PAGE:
Factor #1: Side Effects
Diarrhea is one of the common side effects of HIV meds that one needs to accept may occur. While it's by no means a guarantee that you'll get it yourself, I don't know anyone taking HIV meds who doesn't, on occasion, have an accident when they can't get to a bathroom. It challenges one's dignity, but most people find they can adapt by taking diarrhea medications and following a routine that includes carrying extra underwear. (There's even an app for that: several bathroom-finder apps have proven very useful to clients and friends!).
Rashes, headaches, and nausea can also occur, often when starting a new drug. (Click here to read an article about managing these and other short-term side effects of starting HIV treatment.)
In addition, potential long-term effects of HIV medications are now emerging, which may include liver, cardiac and metabolic problems, as well as diabetes, high cholesterol/triglycerides and osteoporosis. Unfortunately, we just don't know what the long-term impact is of these drugs. But we do know what the long-term impact is of not taking HIV meds at all.
Despite these side effects, most people choose to begin HIV meds and work with their doctor to closely monitor their impact, not just on HIV but on other physiological systems as well.
Factor #2: Substance Use
I work with many patients whose substance abuse has particularly devastating consequences on their medication adherence. This is especially true for methamphetamine. Most meth users take the drug over several days, during which genuine commitments (like using condoms or taking one's HIV meds) are abandoned. Some people make heroic, but usually unsuccessful, efforts to take their HIV meds (setting mobile phone alarms, asking friends to prompt them). Others just give up while partying.
Recreational drugs can also interact with HIV meds in a variety of ways, which may cause a dangerous increase in blood levels (this can lead to an overdose of the recreational drug) or the rapid metabolism of the antiviral, creating an opportunity for mutations that lead to resistance.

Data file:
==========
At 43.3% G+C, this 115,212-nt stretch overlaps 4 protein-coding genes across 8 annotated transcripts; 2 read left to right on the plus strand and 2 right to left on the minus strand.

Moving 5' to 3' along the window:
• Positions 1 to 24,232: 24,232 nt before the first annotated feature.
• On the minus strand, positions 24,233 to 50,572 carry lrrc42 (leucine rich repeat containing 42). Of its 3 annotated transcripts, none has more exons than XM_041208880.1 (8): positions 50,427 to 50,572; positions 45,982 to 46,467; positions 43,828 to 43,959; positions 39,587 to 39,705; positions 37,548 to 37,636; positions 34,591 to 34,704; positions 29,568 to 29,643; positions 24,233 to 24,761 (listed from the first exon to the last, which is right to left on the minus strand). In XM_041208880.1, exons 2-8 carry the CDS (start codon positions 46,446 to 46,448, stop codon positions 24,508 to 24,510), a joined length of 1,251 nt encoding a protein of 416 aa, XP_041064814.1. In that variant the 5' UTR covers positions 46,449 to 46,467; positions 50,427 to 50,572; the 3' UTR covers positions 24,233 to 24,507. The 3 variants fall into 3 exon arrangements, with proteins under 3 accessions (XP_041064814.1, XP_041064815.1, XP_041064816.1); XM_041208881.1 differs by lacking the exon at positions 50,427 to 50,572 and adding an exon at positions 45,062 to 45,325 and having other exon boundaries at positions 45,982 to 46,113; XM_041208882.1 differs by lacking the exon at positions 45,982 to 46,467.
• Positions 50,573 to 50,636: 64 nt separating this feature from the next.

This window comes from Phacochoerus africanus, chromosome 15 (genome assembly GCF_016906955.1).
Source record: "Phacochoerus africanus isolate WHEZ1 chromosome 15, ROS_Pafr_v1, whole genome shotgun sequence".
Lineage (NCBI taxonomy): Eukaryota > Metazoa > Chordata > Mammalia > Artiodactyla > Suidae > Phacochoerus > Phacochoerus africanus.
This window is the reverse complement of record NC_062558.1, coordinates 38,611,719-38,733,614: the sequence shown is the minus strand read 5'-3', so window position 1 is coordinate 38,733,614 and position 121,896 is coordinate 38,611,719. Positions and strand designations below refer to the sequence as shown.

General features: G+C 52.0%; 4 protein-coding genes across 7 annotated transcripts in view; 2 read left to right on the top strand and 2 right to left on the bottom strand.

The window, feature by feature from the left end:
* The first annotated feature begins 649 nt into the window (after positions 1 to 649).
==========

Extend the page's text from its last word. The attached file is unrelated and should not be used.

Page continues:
Anyone starting HIV meds needs to seriously consider their recreational drug use and its potential impact on their ability to maintain their medication regimen. HIV meds don't mix well with recreational drugs.
Factor #3: Drug Interactions
Many HIV medications interact with other prescribed medications and nutritional supplements. It's important for anyone starting meds to understand how they work and their potential interactions. For example, many people use St. John's Wort, an over-the-counter supplement, to treat symptoms of depression. Simultaneous use of this supplement with Norvir (ritonavir) can cause dangerous interactions.
Similarly, many HIV drugs can cause unexpected increases or decreases in blood levels of other medications, so speaking frankly with your physician about everything you take, including supplements, is essential.
Factor #4: Your Mental Health
HIV medications, even if taken only once a day, require consistency and stability. Mood disorders that cause fluctuations in motivation or unpredictable behavior can be a great concern. I have had clients with Bipolar Disorder who stopped taking their mood stabilizers during manic phases and soon stopped taking their HIV medications as well.